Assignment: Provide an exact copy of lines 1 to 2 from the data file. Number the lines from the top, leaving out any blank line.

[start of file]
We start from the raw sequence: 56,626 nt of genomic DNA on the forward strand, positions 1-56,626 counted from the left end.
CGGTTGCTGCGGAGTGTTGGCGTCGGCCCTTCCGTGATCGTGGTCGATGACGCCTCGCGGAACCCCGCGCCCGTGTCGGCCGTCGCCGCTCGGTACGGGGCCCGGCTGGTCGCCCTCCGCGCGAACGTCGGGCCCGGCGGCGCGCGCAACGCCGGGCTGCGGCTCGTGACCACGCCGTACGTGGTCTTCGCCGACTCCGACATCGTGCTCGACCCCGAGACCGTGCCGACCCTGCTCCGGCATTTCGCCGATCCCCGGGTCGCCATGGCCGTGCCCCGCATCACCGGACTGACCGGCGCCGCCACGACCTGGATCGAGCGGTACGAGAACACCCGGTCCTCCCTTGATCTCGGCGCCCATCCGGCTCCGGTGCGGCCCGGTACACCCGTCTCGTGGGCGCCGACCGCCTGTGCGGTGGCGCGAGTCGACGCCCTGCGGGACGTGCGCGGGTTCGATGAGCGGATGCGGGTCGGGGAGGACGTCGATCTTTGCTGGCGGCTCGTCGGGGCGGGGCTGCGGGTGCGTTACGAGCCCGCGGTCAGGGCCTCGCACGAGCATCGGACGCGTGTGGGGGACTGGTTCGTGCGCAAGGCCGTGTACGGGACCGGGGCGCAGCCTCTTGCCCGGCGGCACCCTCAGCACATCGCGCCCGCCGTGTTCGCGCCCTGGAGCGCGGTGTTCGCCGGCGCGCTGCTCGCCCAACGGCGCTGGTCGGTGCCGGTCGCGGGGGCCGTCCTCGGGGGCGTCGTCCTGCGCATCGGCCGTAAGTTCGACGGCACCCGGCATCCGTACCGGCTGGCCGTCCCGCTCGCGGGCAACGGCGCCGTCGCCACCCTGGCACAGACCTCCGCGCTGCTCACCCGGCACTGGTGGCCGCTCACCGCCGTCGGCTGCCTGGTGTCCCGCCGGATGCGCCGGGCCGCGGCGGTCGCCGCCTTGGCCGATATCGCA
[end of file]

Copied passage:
We start from the raw sequence: 56,626 nt of genomic DNA on the forward strand, positions 1-56,626 counted from the left end.
CGGTTGCTGCGGAGTGTTGGCGTCGGCCCTTCCGTGATCGTGGTCGATGACGCCTCGCGGAACCCCGCGCCCGTGTCGGCCGTCGCCGCTCGGTACGGGGCCCGGCTGGTCGCCCTCCGCGCGAACGTCGGGCCCGGCGGCGCGCGCAACGCCGGGCTGCGGCTCGTGACCACGCCGTACGTGGTCTTCGCCGACTCCGACATCGTGCTCGACCCCGAGACCGTGCCGACCCTGCTCCGGCATTTCGCCGATCCCCGGGTCGCCATGGCCGTGCCCCGCATCACCGGACTGACCGGCGCCGCCACGACCTGGATCGAGCGGTACGAGAACACCCGGTCCTCCCTTGATCTCGGCGCCCATCCGGCTCCGGTGCGGCCCGGTACACCCGTCTCGTGGGCGCCGACCGCCTGTGCGGTGGCGCGAGTCGACGCCCTGCGGGACGTGCGCGGGTTCGATGAGCGGATGCGGGTCGGGGAGGACGTCGATCTTTGCTGGCGGCTCGTCGGGGCGGGGCTGCGGGTGCGTTACGAGCCCGCGGTCAGGGCCTCGCACGAGCATCGGACGCGTGTGGGGGACTGGTTCGTGCGCAAGGCCGTGTACGGGACCGGGGCGCAGCCTCTTGCCCGGCGGCACCCTCAGCACATCGCGCCCGCCGTGTTCGCGCCCTGGAGCGCGGTGTTCGCCGGCGCGCTGCTCGCCCAACGGCGCTGGTCGGTGCCGGTCGCGGGGGCCGTCCTCGGGGGCGTCGTCCTGCGCATCGGCCGTAAGTTCGACGGCACCCGGCATCCGTACCGGCTGGCCGTCCCGCTCGCGGGCAACGGCGCCGTCGCCACCCTGGCACAGACCTCCGCGCTGCTCACCCGGCACTGGTGGCCGCTCACCGCCGTCGGCTGCCTGGTGTCCCGCCGGATGCGCCGGGCCGCGGCGGTCGCCGCCTTGGCCGATATCGCA